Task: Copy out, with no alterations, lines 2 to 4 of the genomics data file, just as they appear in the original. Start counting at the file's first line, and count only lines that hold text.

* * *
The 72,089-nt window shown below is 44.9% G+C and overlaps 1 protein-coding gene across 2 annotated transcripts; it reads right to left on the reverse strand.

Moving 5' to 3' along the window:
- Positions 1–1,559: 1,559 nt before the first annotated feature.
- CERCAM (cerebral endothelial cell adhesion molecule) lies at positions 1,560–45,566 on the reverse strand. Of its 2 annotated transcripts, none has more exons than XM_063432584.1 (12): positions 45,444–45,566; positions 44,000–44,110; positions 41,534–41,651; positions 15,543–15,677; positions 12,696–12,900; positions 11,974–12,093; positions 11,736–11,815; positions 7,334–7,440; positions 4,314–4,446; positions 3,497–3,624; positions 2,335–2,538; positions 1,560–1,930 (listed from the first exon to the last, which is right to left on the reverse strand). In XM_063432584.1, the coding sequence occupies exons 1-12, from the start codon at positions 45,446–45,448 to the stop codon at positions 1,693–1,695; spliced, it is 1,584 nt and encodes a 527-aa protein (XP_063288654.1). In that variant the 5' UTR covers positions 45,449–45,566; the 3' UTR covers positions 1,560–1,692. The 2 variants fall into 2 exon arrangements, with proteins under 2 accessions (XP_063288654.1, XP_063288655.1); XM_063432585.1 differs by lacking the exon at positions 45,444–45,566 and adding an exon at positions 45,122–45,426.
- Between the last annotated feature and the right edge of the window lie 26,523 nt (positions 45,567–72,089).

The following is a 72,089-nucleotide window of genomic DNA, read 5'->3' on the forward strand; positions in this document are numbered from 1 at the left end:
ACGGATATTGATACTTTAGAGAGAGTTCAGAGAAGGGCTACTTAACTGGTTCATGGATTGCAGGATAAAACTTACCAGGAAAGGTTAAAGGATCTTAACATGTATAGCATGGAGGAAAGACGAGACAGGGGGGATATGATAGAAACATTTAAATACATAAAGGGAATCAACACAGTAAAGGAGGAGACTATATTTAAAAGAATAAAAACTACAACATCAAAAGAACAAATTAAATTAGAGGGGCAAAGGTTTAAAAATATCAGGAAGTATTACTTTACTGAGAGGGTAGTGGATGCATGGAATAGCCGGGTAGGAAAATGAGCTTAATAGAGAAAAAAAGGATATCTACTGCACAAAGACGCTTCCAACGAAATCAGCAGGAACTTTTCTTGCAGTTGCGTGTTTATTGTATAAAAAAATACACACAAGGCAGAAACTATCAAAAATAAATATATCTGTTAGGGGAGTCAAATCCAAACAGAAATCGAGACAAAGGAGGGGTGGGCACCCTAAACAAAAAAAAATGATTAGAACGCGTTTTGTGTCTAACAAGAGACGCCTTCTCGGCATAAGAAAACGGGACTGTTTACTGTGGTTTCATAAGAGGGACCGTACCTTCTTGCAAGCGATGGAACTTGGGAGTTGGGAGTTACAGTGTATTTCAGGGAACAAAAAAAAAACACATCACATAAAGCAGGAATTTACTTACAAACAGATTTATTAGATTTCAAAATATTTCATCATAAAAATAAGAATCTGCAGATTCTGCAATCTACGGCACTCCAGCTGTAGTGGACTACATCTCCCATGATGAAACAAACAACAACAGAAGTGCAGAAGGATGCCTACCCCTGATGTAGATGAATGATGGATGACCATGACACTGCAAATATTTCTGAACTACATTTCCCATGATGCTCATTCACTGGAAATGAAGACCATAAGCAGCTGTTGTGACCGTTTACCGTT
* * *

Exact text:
Moving 5' to 3' along the window:
- Positions 1–1,559: 1,559 nt before the first annotated feature.
- CERCAM (cerebral endothelial cell adhesion molecule) lies at positions 1,560–45,566 on the reverse strand. Of its 2 annotated transcripts, none has more exons than XM_063432584.1 (12): positions 45,444–45,566; positions 44,000–44,110; positions 41,534–41,651; positions 15,543–15,677; positions 12,696–12,900; positions 11,974–12,093; positions 11,736–11,815; positions 7,334–7,440; positions 4,314–4,446; positions 3,497–3,624; positions 2,335–2,538; positions 1,560–1,930 (listed from the first exon to the last, which is right to left on the reverse strand). In XM_063432584.1, the coding sequence occupies exons 1-12, from the start codon at positions 45,446–45,448 to the stop codon at positions 1,693–1,695; spliced, it is 1,584 nt and encodes a 527-aa protein (XP_063288654.1). In that variant the 5' UTR covers positions 45,449–45,566; the 3' UTR covers positions 1,560–1,692. The 2 variants fall into 2 exon arrangements, with proteins under 2 accessions (XP_063288654.1, XP_063288655.1); XM_063432585.1 differs by lacking the exon at positions 45,444–45,566 and adding an exon at positions 45,122–45,426.